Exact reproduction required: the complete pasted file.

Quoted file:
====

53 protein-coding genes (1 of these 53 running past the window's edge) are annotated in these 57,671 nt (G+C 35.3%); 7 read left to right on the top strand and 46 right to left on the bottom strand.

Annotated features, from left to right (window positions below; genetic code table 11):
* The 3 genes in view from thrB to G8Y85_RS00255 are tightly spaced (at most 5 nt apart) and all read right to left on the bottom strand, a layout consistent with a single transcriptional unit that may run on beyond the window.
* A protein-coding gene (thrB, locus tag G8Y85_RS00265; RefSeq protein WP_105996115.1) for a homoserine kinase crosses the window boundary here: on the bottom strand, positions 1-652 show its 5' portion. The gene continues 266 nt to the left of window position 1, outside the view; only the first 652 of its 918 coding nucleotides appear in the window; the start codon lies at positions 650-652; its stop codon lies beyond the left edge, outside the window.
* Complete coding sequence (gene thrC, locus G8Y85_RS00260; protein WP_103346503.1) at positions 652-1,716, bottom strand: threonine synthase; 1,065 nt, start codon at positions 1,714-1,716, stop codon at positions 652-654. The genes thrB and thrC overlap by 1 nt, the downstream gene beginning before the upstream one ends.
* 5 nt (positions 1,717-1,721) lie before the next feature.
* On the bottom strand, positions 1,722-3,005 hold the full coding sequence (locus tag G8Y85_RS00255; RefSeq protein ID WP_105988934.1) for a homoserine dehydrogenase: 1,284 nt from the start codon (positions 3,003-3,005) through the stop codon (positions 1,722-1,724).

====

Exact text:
53 protein-coding genes (1 of these 53 running past the window's edge) are annotated in these 57,671 nt (G+C 35.3%); 7 read left to right on the top strand and 46 right to left on the bottom strand.

Annotated features, from left to right (window positions below; genetic code table 11):
* The 3 genes in view from thrB to G8Y85_RS00255 are tightly spaced (at most 5 nt apart) and all read right to left on the bottom strand, a layout consistent with a single transcriptional unit that may run on beyond the window.
* A protein-coding gene (thrB, locus tag G8Y85_RS00265; RefSeq protein WP_105996115.1) for a homoserine kinase crosses the window boundary here: on the bottom strand, positions 1-652 show its 5' portion. The gene continues 266 nt to the left of window position 1, outside the view; only the first 652 of its 918 coding nucleotides appear in the window; the start codon lies at positions 650-652; its stop codon lies beyond the left edge, outside the window.
* Complete coding sequence (gene thrC, locus G8Y85_RS00260; protein WP_103346503.1) at positions 652-1,716, bottom strand: threonine synthase; 1,065 nt, start codon at positions 1,714-1,716, stop codon at positions 652-654. The genes thrB and thrC overlap by 1 nt, the downstream gene beginning before the upstream one ends.
* 5 nt (positions 1,717-1,721) lie before the next feature.
* On the bottom strand, positions 1,722-3,005 hold the full coding sequence (locus tag G8Y85_RS00255; RefSeq protein ID WP_105988934.1) for a homoserine dehydrogenase: 1,284 nt from the start codon (positions 3,003-3,005) through the stop codon (positions 1,722-1,724).